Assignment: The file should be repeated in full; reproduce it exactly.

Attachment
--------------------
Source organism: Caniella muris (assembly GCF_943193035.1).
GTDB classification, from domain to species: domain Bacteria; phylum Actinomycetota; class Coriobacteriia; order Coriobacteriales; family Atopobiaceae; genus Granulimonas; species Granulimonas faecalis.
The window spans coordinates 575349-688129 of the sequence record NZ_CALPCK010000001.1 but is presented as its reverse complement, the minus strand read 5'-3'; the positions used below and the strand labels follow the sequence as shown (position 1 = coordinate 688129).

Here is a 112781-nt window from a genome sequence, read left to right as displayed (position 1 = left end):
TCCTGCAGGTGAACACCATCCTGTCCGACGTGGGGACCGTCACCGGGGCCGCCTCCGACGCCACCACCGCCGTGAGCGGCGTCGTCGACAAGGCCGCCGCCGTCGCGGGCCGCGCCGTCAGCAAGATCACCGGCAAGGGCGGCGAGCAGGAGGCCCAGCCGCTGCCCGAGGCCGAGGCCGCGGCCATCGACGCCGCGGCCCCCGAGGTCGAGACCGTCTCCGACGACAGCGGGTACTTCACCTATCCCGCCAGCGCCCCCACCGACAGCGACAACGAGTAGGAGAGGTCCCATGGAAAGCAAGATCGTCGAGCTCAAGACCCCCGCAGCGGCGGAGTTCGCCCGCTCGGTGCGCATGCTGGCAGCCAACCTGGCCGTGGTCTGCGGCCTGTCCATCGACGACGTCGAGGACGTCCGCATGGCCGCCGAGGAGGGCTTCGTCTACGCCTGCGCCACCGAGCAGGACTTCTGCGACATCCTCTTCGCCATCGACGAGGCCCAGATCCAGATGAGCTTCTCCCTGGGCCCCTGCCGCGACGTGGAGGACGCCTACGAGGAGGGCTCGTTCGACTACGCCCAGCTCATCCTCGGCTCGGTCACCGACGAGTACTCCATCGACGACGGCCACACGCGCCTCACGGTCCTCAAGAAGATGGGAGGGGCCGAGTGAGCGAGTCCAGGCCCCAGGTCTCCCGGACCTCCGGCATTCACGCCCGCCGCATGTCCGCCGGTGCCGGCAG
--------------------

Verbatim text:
Source organism: Caniella muris (assembly GCF_943193035.1).
GTDB classification, from domain to species: domain Bacteria; phylum Actinomycetota; class Coriobacteriia; order Coriobacteriales; family Atopobiaceae; genus Granulimonas; species Granulimonas faecalis.
The window spans coordinates 575349-688129 of the sequence record NZ_CALPCK010000001.1 but is presented as its reverse complement, the minus strand read 5'-3'; the positions used below and the strand labels follow the sequence as shown (position 1 = coordinate 688129).

Here is a 112781-nt window from a genome sequence, read left to right as displayed (position 1 = left end):
TCCTGCAGGTGAACACCATCCTGTCCGACGTGGGGACCGTCACCGGGGCCGCCTCCGACGCCACCACCGCCGTGAGCGGCGTCGTCGACAAGGCCGCCGCCGTCGCGGGCCGCGCCGTCAGCAAGATCACCGGCAAGGGCGGCGAGCAGGAGGCCCAGCCGCTGCCCGAGGCCGAGGCCGCGGCCATCGACGCCGCGGCCCCCGAGGTCGAGACCGTCTCCGACGACAGCGGGTACTTCACCTATCCCGCCAGCGCCCCCACCGACAGCGACAACGAGTAGGAGAGGTCCCATGGAAAGCAAGATCGTCGAGCTCAAGACCCCCGCAGCGGCGGAGTTCGCCCGCTCGGTGCGCATGCTGGCAGCCAACCTGGCCGTGGTCTGCGGCCTGTCCATCGACGACGTCGAGGACGTCCGCATGGCCGCCGAGGAGGGCTTCGTCTACGCCTGCGCCACCGAGCAGGACTTCTGCGACATCCTCTTCGCCATCGACGAGGCCCAGATCCAGATGAGCTTCTCCCTGGGCCCCTGCCGCGACGTGGAGGACGCCTACGAGGAGGGCTCGTTCGACTACGCCCAGCTCATCCTCGGCTCGGTCACCGACGAGTACTCCATCGACGACGGCCACACGCGCCTCACGGTCCTCAAGAAGATGGGAGGGGCCGAGTGAGCGAGTCCAGGCCCCAGGTCTCCCGGACCTCCGGCATTCACGCCCGCCGCATGTCCGCCGGTGCCGGCAG